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Title: High resolution atmospheric measurements and modeling in the Arctic for climate change research.


Abstract not provided.

Publication Date:
Research Org.:
Sandia National Lab. (SNL-NM), Albuquerque, NM (United States)
Sponsoring Org.:
USDOE National Nuclear Security Administration (NNSA)
OSTI Identifier:
Report Number(s):
DOE Contract Number:
Resource Type:
Resource Relation:
Conference: Proposed for presentation at the NSSS Sherri Goodman in Albuquerque, NM.
Country of Publication:
United States

Citation Formats

Roesler, Erika Louise. High resolution atmospheric measurements and modeling in the Arctic for climate change research.. United States: N. p., 2017. Web.
Roesler, Erika Louise. High resolution atmospheric measurements and modeling in the Arctic for climate change research.. United States.
Roesler, Erika Louise. Wed . "High resolution atmospheric measurements and modeling in the Arctic for climate change research.". United States. doi:.
title = {High resolution atmospheric measurements and modeling in the Arctic for climate change research.},
author = {Roesler, Erika Louise},
abstractNote = {Abstract not provided.},
doi = {},
journal = {},
number = ,
volume = ,
place = {United States},
year = {Wed Mar 01 00:00:00 EST 2017},
month = {Wed Mar 01 00:00:00 EST 2017}

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  • The motivation for this project was to advance the science of climate change and prediction in the Arctic region. Its primary goals were to (i) develop a state-of-the-art Regional Arctic Climate system Model (RACM) including high-resolution atmosphere, land, ocean, sea ice and land hydrology components and (ii) to perform extended numerical experiments using high performance computers to minimize uncertainties and fundamentally improve current predictions of climate change in the northern polar regions. These goals were realized first through evaluation studies of climate system components via one-way coupling experiments. Simulations were then used to examine the effects of advancements in climatemore » component systems on their representation of main physics, time-mean fields and to understand variability signals at scales over many years. As such this research directly addressed some of the major science objectives of the BER Climate Change Research Division (CCRD) regarding the advancement of long-term climate prediction.« less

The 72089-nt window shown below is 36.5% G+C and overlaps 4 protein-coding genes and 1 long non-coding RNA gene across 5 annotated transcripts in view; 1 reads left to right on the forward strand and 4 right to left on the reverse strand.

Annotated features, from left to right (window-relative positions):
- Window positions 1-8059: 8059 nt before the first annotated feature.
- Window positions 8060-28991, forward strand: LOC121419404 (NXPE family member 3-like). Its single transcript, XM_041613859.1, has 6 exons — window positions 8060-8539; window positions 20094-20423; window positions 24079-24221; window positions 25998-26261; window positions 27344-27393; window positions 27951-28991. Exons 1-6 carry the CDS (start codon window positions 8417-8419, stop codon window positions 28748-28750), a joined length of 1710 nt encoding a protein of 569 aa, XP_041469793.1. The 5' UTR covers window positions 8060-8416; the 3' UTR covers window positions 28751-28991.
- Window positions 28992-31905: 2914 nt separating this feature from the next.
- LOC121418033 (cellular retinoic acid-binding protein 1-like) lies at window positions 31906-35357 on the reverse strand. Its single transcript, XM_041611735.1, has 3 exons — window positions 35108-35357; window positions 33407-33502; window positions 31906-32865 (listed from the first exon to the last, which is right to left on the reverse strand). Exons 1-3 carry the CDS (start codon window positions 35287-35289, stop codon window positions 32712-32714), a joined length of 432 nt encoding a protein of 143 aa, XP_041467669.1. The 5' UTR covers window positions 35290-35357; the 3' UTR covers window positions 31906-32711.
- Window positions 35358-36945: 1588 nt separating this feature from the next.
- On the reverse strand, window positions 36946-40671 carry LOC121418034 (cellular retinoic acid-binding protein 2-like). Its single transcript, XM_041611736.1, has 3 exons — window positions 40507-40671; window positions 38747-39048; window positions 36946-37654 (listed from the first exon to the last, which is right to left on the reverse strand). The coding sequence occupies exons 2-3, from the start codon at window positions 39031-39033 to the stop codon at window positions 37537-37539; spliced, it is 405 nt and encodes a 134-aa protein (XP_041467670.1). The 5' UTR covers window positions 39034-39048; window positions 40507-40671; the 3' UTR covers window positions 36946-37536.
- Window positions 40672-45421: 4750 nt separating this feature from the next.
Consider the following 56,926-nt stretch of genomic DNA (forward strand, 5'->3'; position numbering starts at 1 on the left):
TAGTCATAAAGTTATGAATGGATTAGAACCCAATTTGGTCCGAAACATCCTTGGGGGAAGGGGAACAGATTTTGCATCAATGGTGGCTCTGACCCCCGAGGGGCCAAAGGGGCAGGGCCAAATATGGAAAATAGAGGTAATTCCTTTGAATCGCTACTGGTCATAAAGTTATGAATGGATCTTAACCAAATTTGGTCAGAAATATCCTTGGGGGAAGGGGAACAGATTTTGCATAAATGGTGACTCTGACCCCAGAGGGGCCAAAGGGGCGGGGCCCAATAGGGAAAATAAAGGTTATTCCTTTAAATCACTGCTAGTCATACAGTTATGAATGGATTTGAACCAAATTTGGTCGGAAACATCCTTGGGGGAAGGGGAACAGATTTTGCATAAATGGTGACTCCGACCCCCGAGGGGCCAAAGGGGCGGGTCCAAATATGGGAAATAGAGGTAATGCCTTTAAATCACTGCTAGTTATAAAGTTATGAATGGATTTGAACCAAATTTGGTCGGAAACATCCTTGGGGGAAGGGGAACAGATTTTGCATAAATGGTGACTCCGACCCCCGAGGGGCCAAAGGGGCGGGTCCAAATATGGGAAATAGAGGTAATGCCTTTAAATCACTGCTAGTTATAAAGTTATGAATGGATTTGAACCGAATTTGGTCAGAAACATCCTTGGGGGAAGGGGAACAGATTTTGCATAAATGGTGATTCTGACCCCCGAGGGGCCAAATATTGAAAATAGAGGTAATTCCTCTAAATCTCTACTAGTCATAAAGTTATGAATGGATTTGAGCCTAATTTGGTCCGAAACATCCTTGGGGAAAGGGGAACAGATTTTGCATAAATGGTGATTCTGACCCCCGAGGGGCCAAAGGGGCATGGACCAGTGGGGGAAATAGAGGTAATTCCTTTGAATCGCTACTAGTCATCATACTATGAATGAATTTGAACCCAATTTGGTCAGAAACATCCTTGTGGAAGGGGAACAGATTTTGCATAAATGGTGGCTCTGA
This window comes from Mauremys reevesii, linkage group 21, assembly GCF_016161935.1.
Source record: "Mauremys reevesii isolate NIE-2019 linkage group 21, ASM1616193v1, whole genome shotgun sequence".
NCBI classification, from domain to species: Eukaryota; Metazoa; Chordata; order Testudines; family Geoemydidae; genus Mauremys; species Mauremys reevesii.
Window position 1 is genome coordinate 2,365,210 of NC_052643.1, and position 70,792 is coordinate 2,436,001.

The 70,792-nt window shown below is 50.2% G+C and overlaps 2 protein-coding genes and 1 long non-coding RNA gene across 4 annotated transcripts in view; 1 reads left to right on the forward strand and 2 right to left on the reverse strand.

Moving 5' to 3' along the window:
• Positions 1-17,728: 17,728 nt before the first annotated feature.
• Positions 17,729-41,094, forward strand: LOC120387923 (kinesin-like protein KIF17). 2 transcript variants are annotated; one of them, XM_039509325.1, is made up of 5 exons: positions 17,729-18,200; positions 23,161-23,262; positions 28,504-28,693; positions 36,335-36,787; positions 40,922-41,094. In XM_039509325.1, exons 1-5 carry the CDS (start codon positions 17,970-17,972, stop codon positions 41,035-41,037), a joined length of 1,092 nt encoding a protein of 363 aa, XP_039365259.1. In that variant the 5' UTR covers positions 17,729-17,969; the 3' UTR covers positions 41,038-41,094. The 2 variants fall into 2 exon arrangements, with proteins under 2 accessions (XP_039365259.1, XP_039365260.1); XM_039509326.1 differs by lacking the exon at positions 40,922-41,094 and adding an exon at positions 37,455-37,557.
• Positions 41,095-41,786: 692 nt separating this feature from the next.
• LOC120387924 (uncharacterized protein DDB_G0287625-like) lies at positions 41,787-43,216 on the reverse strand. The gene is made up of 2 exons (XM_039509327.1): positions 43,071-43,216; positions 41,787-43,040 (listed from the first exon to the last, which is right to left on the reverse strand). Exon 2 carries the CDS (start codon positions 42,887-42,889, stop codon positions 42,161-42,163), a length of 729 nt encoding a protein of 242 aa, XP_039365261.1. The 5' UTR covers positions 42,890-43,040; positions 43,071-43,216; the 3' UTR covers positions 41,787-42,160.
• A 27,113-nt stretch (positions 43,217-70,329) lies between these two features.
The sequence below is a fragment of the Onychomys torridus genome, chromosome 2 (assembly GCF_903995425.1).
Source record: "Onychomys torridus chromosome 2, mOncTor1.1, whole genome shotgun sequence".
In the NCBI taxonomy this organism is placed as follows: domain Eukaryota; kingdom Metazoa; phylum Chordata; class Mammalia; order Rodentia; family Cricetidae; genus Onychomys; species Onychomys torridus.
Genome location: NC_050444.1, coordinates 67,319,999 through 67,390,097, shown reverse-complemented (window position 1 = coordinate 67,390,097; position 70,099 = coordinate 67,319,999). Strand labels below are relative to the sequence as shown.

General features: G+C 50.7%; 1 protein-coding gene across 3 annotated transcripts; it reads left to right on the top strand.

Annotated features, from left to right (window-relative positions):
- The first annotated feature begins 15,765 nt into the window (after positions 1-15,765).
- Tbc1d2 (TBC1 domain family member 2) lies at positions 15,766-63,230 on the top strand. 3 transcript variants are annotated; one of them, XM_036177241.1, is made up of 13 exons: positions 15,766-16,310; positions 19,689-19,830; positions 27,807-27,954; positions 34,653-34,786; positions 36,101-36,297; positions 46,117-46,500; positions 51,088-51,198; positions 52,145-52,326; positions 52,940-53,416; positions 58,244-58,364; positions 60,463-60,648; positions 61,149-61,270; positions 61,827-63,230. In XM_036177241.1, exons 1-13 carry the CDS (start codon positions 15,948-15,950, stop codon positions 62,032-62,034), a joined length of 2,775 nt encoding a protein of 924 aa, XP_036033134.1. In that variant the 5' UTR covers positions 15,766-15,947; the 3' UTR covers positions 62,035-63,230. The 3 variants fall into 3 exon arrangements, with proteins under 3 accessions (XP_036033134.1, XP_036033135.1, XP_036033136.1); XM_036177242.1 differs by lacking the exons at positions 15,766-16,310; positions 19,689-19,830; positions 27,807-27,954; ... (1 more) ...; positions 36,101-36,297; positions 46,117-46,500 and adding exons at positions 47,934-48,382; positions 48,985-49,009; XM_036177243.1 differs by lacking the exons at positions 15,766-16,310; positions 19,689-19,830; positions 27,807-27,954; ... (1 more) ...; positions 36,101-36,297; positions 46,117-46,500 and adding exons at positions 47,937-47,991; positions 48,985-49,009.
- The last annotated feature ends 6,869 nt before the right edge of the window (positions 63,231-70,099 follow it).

• Primary activities are reported in these areas: climate system component studies via one-way coupling experiments; development of the Regional Arctic Climate System Model (RACM); and physical feedback studies focusing on changes in Arctic sea ice using the fully coupled model.
  • The primary research task completed for this project was the development of the Regional Arctic Climate Model (RACM). This involved coupling existing atmosphere, ocean, sea ice, and land models using the National Center for Atmospheric Research (NCAR) Community Climate System Model (CCSM) coupler (CPL7). RACM is based on the Weather Research and Forecasting (WRF) atmospheric model, the Parallel Ocean Program (POP) ocean model, the CICE sea ice model, and the Variable Infiltration Capacity (VIC) land model. A secondary research task for this project was testing and evaluation of WRF for climate-scale simulations on the large pan-Arctic model domain used inmore » RACM. This involved identification of a preferred set of model physical parameterizations for use in our coupled RACM simulations and documenting any atmospheric biases present in RACM.« less
  • Abstract not provided.
  • A model of litter decomposition was used to examine the potential effects of climate change on the decay of dead organic matter in a tussock tundra soil of northern Alaska, USA. Under current conditions (714% mean soil water content, 4.5[degrees]C mean soil temperature, 93-d season length), the model estimated a net release of 5.28g N[times]m[sup [minus]2][times]yr[sup [minus]1] and 79.5g CO[sub 2]-C[times]m[sup [minus]2][times]yr[sup [minus]1] from soil organic matter, respectively. These values are consistent with observations from field and laboratory studies of decomposition and plant growth. With changing climate, the greatest increase in net N release from dead organic matter (199% ofmore » current value), occurred at 600% soil moisture, 140-d season and 8.5[degrees]C mean summer temperature. The least amount of N was immobilized (46% of current value) at the present temperature, 70-d season and 1000% soil moisture content. Season length had little affect on the size of the mineral N pool, although pool size does respond to temperature and soil moisture content; ranging from 12-25 mg N[times]m[sup [minus]2]. Model results also indicate that patterns of net C and N mineralization need not be similar. Net C mineralization, estimated as cumulative CO[sub 2] efflux, is roughly proportional to total C transfer through the decomposer community. However, net N mineralization is not as closely related to mineral N pool size because of the high immobilization potential of tussock tundra soils.« less